Hydraulic models of pipelines driven by SCADA usually have many more pressure and flow measurements available that are needed as boundary conditions of the underlying model. These extra measurements can be used to improve the estimate of the true state of the pipeline and to give the hydraulic model some resistance to measurement noise. The process of merging the available SCADA into a form the model can use is called “state estimation.”

A new technique for state estimation based on a maximum-likelihood estimate of the state of the pipeline constrained by the underlying physics will be presented. This method, which will be referred to as Maximum Likelihood State Estimation (MLSE), will be justified by comparison with two traditional methods of state estimation in use in the industry, the approach of breaking the pipeline up into multiple models with pressure boundaries and then rectifying the flows, and the Equal Error Fractions (EEF) method of Van der Hoeven [1].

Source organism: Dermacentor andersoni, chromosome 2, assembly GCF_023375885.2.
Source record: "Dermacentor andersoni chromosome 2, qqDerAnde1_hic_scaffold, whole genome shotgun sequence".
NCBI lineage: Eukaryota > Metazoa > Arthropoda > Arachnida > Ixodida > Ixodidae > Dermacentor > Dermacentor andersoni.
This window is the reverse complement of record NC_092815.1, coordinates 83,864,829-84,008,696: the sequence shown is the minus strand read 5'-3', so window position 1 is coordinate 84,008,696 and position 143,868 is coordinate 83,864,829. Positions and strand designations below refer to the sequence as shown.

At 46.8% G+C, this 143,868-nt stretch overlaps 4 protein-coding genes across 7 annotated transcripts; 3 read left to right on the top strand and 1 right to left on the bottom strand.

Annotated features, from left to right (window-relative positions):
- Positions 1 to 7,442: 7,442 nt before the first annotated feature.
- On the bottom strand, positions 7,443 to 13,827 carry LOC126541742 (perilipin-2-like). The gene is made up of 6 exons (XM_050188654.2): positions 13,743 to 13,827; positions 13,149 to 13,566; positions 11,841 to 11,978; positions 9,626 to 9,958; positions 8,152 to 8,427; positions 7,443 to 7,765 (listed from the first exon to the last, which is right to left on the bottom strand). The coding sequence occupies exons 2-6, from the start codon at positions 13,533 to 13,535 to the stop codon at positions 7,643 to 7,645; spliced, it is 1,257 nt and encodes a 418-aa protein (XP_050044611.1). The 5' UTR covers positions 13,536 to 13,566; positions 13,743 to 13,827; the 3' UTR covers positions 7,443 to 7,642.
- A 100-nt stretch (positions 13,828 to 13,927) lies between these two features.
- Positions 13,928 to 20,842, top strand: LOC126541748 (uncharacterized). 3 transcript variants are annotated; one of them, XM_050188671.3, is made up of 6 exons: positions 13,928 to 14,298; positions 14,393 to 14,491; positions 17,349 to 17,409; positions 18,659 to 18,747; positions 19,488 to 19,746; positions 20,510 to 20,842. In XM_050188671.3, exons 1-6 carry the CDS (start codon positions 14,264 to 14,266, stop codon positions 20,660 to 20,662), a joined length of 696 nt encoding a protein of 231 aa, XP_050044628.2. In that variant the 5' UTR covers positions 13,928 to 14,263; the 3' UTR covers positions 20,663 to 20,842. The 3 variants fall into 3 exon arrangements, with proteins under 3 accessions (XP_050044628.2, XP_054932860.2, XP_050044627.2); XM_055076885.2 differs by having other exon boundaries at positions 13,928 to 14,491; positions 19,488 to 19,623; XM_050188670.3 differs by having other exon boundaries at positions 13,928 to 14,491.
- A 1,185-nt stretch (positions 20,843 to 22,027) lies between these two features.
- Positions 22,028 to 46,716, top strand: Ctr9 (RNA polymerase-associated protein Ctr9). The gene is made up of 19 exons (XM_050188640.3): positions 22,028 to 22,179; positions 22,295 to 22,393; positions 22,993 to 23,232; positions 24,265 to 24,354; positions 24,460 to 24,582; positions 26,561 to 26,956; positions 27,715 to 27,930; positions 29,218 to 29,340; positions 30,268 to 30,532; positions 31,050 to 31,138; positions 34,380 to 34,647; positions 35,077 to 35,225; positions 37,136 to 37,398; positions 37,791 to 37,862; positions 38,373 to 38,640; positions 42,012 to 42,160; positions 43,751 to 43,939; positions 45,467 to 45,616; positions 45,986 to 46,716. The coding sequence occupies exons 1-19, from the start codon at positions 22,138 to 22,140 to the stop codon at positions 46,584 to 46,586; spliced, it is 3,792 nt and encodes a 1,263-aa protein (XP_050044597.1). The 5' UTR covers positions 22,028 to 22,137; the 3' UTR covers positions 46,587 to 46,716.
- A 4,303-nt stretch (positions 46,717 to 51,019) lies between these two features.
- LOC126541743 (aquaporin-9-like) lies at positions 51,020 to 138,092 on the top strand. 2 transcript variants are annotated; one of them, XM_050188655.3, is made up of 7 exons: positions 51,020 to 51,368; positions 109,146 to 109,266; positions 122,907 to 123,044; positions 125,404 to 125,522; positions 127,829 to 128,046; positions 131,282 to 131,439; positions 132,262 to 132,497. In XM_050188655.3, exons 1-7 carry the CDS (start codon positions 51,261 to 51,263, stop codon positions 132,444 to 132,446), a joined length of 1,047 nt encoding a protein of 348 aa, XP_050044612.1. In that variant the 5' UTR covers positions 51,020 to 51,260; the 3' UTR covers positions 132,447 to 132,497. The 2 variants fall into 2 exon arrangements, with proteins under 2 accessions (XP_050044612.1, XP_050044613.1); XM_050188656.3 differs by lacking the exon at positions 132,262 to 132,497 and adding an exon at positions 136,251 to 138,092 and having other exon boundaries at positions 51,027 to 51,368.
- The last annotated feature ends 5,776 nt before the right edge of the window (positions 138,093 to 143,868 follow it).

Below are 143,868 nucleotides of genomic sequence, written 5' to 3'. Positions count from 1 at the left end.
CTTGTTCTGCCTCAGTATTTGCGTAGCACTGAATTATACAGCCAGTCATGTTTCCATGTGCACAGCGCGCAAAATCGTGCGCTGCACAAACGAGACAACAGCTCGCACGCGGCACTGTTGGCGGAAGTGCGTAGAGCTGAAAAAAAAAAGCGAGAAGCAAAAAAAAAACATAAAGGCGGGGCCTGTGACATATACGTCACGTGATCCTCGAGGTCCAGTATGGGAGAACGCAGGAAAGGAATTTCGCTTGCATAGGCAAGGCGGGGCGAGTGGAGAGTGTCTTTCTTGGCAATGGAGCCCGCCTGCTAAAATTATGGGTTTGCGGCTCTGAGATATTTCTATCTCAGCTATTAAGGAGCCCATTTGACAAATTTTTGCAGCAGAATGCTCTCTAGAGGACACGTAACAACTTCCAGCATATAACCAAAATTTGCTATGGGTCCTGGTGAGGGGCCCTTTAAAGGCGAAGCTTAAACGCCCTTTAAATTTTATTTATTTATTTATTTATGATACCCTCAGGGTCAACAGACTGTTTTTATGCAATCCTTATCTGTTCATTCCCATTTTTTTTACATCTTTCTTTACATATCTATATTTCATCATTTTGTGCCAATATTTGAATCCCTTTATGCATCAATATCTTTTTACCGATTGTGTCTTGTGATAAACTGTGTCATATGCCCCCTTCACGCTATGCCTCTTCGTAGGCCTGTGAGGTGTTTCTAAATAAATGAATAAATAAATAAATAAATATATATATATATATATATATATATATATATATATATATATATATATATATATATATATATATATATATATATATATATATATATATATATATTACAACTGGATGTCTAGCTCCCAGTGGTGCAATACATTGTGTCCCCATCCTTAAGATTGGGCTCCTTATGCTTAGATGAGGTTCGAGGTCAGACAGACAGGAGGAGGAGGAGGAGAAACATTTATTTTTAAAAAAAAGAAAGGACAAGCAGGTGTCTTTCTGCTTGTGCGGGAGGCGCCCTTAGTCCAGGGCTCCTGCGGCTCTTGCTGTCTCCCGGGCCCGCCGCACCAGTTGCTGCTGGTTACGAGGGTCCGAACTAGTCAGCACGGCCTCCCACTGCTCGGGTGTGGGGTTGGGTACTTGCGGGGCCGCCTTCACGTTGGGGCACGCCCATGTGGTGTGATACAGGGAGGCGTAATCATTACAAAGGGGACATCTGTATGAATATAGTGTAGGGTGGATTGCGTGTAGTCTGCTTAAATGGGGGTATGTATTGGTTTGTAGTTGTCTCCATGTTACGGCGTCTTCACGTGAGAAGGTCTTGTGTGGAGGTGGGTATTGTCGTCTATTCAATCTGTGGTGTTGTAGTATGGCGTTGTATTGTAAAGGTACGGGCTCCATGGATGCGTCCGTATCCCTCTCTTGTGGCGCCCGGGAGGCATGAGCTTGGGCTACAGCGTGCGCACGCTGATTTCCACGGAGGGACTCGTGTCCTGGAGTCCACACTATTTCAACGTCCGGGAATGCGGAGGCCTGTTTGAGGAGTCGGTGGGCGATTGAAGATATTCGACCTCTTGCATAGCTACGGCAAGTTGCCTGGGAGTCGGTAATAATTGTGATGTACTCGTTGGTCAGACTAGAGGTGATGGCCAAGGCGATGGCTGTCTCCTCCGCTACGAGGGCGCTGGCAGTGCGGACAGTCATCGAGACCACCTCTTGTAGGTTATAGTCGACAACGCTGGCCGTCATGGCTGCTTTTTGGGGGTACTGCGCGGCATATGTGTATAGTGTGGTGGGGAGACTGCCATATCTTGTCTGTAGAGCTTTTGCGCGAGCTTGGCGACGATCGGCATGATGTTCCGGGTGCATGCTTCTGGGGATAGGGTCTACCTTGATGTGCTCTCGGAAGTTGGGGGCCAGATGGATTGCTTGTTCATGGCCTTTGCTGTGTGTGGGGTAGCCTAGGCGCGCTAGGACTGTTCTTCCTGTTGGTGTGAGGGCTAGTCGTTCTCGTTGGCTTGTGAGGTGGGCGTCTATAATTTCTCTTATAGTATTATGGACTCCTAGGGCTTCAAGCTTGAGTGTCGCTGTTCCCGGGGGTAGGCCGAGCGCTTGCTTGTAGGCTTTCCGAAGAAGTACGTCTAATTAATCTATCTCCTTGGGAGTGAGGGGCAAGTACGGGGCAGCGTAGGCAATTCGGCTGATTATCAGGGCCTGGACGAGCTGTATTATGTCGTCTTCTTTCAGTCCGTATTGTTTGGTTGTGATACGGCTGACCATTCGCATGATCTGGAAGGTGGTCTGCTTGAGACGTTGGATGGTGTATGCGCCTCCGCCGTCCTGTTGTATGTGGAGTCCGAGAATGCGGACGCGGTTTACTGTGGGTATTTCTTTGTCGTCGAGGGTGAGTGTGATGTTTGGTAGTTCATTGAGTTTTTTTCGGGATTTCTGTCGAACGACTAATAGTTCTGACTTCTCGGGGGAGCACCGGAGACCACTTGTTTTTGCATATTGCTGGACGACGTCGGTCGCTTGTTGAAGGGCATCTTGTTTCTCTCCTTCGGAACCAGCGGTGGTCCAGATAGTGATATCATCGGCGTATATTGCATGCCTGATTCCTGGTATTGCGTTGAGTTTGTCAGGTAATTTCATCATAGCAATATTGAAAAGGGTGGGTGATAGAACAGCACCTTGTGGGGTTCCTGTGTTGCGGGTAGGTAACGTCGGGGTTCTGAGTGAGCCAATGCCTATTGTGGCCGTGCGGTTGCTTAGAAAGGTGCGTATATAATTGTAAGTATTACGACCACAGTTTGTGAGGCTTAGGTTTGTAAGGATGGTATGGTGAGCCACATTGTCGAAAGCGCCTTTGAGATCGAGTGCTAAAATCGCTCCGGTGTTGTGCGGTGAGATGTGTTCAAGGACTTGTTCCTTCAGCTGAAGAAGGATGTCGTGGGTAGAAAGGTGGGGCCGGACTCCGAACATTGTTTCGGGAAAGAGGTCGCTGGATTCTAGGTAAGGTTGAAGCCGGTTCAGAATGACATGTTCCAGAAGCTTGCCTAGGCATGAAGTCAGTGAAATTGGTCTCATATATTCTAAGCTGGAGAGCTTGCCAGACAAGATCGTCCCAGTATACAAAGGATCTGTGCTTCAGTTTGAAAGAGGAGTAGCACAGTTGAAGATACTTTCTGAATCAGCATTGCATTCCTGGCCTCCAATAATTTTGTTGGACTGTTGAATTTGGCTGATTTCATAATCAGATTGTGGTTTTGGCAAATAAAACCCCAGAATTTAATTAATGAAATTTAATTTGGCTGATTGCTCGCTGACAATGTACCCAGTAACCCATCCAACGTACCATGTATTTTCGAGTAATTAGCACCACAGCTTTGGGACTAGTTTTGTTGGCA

An example of the application of this approach to a real-world pipeline will also be presented, with performance data as well as some of the deficiencies that were found and how they were corrected.

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